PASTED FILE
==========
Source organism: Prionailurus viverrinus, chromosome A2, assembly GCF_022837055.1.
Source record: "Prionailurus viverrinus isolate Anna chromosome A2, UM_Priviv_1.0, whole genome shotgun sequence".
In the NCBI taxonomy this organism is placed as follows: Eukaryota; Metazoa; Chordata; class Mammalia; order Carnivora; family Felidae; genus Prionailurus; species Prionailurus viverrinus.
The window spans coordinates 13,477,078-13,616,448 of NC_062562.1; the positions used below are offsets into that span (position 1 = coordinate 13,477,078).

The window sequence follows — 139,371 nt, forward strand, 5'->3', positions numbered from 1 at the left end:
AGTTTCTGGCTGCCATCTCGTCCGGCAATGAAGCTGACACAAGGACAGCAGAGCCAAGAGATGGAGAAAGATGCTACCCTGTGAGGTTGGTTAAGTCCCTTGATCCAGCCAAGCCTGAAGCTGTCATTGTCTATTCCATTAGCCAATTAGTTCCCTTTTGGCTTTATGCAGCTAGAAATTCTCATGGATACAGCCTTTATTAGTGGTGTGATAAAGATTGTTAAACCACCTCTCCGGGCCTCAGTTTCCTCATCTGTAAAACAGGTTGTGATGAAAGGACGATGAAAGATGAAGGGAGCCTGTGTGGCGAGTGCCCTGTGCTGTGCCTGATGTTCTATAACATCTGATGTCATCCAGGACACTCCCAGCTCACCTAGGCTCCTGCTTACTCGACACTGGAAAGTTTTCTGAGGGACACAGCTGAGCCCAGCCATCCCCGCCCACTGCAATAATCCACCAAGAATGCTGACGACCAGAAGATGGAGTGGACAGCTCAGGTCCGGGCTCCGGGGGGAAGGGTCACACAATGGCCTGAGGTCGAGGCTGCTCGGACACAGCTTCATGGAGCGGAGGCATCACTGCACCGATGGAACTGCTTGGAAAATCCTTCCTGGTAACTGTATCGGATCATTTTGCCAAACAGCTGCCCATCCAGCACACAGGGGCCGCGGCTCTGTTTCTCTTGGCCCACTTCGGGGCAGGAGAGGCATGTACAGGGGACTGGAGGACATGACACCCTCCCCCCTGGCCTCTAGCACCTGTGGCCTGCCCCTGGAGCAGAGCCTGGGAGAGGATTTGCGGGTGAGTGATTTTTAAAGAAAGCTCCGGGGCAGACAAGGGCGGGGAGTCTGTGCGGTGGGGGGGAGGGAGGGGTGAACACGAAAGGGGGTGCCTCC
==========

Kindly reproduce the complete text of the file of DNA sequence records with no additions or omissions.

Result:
Source organism: Prionailurus viverrinus, chromosome A2, assembly GCF_022837055.1.
Source record: "Prionailurus viverrinus isolate Anna chromosome A2, UM_Priviv_1.0, whole genome shotgun sequence".
In the NCBI taxonomy this organism is placed as follows: Eukaryota; Metazoa; Chordata; class Mammalia; order Carnivora; family Felidae; genus Prionailurus; species Prionailurus viverrinus.
The window spans coordinates 13,477,078-13,616,448 of NC_062562.1; the positions used below are offsets into that span (position 1 = coordinate 13,477,078).

The window sequence follows — 139,371 nt, forward strand, 5'->3', positions numbered from 1 at the left end:
AGTTTCTGGCTGCCATCTCGTCCGGCAATGAAGCTGACACAAGGACAGCAGAGCCAAGAGATGGAGAAAGATGCTACCCTGTGAGGTTGGTTAAGTCCCTTGATCCAGCCAAGCCTGAAGCTGTCATTGTCTATTCCATTAGCCAATTAGTTCCCTTTTGGCTTTATGCAGCTAGAAATTCTCATGGATACAGCCTTTATTAGTGGTGTGATAAAGATTGTTAAACCACCTCTCCGGGCCTCAGTTTCCTCATCTGTAAAACAGGTTGTGATGAAAGGACGATGAAAGATGAAGGGAGCCTGTGTGGCGAGTGCCCTGTGCTGTGCCTGATGTTCTATAACATCTGATGTCATCCAGGACACTCCCAGCTCACCTAGGCTCCTGCTTACTCGACACTGGAAAGTTTTCTGAGGGACACAGCTGAGCCCAGCCATCCCCGCCCACTGCAATAATCCACCAAGAATGCTGACGACCAGAAGATGGAGTGGACAGCTCAGGTCCGGGCTCCGGGGGGAAGGGTCACACAATGGCCTGAGGTCGAGGCTGCTCGGACACAGCTTCATGGAGCGGAGGCATCACTGCACCGATGGAACTGCTTGGAAAATCCTTCCTGGTAACTGTATCGGATCATTTTGCCAAACAGCTGCCCATCCAGCACACAGGGGCCGCGGCTCTGTTTCTCTTGGCCCACTTCGGGGCAGGAGAGGCATGTACAGGGGACTGGAGGACATGACACCCTCCCCCCTGGCCTCTAGCACCTGTGGCCTGCCCCTGGAGCAGAGCCTGGGAGAGGATTTGCGGGTGAGTGATTTTTAAAGAAAGCTCCGGGGCAGACAAGGGCGGGGAGTCTGTGCGGTGGGGGGGAGGGAGGGGTGAACACGAAAGGGGGTGCCTCC